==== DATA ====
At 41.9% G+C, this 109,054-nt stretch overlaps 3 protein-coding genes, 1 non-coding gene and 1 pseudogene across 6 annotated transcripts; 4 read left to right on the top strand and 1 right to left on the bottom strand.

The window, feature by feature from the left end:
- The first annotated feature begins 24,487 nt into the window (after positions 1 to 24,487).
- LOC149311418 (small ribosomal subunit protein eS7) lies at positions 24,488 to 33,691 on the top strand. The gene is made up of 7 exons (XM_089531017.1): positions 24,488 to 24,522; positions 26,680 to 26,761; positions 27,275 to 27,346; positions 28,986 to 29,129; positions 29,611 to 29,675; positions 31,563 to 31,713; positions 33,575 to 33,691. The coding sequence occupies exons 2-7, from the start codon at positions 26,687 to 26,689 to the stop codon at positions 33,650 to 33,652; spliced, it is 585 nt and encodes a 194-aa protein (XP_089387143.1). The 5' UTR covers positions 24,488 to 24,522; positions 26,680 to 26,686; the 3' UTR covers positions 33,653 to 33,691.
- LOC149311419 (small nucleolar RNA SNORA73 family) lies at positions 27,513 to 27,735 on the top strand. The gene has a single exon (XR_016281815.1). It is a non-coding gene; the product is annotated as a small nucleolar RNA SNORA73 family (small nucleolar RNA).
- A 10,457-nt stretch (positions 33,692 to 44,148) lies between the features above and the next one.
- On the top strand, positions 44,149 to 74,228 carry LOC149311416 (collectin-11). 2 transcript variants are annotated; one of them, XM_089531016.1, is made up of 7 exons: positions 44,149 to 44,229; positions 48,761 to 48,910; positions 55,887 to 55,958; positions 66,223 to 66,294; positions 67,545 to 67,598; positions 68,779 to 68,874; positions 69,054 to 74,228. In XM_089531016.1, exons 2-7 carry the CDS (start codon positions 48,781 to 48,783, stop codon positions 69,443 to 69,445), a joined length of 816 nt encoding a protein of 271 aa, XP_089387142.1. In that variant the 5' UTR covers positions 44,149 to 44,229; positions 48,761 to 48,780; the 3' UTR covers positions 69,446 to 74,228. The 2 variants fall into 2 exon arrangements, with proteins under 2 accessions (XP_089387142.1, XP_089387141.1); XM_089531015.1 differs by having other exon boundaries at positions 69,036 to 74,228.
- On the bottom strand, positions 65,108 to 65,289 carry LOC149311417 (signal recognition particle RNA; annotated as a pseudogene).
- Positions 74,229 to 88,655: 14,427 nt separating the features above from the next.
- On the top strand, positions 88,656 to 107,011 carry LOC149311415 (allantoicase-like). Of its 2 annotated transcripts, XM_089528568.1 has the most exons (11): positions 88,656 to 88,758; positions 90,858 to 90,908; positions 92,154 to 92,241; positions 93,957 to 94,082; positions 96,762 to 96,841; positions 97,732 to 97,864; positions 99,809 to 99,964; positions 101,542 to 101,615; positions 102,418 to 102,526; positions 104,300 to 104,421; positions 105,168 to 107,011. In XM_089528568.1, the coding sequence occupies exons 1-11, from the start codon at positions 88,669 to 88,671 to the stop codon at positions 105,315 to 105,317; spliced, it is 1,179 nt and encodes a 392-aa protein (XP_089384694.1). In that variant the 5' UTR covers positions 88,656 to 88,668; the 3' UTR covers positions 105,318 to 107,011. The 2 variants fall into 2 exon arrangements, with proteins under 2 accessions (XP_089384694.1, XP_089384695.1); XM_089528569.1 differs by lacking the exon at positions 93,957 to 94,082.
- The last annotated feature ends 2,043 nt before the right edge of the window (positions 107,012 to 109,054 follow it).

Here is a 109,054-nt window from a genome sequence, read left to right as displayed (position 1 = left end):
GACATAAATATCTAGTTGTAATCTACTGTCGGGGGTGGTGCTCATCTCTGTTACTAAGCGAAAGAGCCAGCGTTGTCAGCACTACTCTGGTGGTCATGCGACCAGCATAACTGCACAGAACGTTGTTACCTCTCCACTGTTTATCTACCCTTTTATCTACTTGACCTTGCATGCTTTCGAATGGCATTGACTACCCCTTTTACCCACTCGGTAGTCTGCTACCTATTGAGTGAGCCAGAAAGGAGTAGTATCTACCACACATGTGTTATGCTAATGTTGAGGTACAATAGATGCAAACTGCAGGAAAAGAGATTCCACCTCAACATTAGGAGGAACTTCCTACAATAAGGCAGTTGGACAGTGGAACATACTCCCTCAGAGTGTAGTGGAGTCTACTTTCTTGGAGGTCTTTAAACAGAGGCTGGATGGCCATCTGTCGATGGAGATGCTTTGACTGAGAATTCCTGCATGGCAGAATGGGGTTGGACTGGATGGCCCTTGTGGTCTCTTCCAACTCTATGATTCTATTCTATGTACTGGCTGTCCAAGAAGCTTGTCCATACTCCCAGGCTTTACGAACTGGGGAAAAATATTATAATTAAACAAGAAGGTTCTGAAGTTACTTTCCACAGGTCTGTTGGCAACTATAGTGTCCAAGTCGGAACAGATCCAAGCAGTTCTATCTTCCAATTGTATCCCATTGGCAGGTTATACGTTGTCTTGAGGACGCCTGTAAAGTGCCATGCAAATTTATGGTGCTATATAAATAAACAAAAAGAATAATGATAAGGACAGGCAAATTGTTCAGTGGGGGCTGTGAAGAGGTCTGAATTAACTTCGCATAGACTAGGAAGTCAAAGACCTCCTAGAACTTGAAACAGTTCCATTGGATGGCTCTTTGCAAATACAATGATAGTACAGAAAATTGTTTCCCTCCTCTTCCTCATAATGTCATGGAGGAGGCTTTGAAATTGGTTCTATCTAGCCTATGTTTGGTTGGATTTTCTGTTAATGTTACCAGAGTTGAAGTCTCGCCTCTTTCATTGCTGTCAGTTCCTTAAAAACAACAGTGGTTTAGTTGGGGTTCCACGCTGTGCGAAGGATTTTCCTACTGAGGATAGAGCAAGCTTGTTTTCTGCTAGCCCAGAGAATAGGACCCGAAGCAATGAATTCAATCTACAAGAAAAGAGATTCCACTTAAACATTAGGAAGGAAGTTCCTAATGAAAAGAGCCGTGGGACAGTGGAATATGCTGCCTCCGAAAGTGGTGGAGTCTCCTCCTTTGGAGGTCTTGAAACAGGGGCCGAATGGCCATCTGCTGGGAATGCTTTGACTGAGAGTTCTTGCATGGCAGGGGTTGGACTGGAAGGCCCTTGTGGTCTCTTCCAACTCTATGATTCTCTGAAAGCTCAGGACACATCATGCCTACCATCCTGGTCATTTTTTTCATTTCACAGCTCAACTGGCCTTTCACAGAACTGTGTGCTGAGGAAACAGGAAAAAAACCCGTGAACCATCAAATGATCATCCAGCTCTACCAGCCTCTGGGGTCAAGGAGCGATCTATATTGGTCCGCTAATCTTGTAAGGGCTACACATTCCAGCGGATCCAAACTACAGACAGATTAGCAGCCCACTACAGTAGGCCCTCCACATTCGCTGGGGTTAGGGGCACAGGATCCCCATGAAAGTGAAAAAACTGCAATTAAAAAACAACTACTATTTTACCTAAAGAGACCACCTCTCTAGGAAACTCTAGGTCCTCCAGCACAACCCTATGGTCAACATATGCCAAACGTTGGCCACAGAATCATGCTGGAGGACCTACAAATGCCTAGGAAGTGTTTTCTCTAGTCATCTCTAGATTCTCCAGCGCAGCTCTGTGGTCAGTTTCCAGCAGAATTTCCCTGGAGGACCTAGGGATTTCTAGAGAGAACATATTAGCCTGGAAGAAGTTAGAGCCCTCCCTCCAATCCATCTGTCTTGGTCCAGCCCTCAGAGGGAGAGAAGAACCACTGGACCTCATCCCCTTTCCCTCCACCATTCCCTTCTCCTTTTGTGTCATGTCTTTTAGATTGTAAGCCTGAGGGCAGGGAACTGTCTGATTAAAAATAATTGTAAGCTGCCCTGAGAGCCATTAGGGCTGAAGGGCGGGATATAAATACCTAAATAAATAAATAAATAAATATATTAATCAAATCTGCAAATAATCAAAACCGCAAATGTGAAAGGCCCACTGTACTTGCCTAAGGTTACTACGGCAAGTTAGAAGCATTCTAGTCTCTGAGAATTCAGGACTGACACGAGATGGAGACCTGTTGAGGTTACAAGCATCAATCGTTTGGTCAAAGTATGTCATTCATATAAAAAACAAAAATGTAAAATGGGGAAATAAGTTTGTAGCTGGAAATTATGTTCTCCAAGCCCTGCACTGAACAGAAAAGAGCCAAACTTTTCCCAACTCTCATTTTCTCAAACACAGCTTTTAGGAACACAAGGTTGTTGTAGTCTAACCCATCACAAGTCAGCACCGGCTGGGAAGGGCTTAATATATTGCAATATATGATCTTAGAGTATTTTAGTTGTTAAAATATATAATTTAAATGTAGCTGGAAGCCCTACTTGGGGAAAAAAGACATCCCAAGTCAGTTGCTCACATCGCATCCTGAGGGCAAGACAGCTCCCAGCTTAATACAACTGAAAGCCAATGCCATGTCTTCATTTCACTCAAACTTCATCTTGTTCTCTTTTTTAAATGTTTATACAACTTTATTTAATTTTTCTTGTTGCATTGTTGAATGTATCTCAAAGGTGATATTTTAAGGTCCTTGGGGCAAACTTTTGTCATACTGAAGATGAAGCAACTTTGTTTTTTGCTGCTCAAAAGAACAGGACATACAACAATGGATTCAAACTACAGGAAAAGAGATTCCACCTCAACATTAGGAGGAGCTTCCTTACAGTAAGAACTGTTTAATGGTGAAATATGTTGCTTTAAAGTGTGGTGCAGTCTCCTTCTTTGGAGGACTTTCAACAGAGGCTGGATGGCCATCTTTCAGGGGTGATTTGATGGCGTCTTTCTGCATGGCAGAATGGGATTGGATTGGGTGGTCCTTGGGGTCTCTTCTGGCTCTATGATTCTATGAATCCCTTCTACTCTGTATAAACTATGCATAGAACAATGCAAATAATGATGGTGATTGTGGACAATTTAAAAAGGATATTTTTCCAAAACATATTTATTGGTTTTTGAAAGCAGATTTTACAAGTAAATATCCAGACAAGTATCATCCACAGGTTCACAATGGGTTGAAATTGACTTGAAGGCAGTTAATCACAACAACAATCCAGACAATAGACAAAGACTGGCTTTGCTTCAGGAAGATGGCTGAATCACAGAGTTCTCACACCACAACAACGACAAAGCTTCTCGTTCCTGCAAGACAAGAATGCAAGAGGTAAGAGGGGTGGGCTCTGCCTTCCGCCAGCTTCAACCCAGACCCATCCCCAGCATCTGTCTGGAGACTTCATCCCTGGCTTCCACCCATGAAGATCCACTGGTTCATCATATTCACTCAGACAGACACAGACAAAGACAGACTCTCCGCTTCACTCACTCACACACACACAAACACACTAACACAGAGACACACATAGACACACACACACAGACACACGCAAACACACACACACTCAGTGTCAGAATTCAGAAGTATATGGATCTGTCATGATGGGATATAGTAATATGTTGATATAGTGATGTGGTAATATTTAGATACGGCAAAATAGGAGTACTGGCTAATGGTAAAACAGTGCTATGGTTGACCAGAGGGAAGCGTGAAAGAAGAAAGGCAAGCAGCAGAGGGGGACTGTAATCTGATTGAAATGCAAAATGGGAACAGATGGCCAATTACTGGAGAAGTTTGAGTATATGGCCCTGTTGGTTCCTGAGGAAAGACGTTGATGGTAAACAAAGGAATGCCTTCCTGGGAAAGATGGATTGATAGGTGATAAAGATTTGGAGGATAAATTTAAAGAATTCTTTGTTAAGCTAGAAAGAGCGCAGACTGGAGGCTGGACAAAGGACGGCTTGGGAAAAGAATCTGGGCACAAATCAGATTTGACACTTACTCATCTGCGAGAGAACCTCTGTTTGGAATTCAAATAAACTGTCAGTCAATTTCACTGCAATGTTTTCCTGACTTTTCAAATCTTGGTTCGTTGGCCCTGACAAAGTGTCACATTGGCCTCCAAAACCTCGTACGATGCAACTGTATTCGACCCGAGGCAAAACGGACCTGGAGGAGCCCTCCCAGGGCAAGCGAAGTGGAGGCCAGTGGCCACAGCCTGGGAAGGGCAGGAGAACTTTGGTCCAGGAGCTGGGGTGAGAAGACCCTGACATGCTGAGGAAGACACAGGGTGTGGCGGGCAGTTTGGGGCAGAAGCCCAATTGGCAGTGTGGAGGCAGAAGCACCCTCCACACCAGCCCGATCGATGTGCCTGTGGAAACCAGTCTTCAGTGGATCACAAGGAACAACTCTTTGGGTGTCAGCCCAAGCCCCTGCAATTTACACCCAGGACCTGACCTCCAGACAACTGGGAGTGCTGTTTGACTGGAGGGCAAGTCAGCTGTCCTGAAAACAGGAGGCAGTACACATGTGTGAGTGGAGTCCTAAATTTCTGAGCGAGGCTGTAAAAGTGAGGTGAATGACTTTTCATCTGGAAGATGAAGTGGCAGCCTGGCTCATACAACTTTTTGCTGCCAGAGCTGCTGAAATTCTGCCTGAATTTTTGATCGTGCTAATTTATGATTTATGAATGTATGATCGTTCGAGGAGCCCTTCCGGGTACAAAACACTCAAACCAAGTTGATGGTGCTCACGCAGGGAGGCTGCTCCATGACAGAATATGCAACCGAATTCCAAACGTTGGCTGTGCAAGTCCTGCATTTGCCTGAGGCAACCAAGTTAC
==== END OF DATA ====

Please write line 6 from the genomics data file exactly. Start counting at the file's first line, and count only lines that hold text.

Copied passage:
- A 10,457-nt stretch (positions 33,692 to 44,148) lies between the features above and the next one.